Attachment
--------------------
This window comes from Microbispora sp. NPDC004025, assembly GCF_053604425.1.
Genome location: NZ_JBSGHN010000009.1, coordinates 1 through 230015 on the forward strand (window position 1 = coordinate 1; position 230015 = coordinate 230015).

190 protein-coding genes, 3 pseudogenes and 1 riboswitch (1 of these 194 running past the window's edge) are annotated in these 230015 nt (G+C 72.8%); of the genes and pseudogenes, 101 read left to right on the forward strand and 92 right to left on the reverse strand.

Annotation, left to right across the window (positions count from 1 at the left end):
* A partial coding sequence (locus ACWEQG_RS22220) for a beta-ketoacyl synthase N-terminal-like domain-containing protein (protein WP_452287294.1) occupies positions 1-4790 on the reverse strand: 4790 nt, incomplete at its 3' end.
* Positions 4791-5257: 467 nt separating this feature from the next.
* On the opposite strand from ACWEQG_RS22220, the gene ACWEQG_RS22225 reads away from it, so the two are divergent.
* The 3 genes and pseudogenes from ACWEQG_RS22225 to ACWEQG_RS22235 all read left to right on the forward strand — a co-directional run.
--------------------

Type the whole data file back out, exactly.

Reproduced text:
This window comes from Microbispora sp. NPDC004025, assembly GCF_053604425.1.
Genome location: NZ_JBSGHN010000009.1, coordinates 1 through 230015 on the forward strand (window position 1 = coordinate 1; position 230015 = coordinate 230015).

190 protein-coding genes, 3 pseudogenes and 1 riboswitch (1 of these 194 running past the window's edge) are annotated in these 230015 nt (G+C 72.8%); of the genes and pseudogenes, 101 read left to right on the forward strand and 92 right to left on the reverse strand.

Annotation, left to right across the window (positions count from 1 at the left end):
* A partial coding sequence (locus ACWEQG_RS22220) for a beta-ketoacyl synthase N-terminal-like domain-containing protein (protein WP_452287294.1) occupies positions 1-4790 on the reverse strand: 4790 nt, incomplete at its 3' end.
* Positions 4791-5257: 467 nt separating this feature from the next.
* On the opposite strand from ACWEQG_RS22220, the gene ACWEQG_RS22225 reads away from it, so the two are divergent.
* The 3 genes and pseudogenes from ACWEQG_RS22225 to ACWEQG_RS22235 all read left to right on the forward strand — a co-directional run.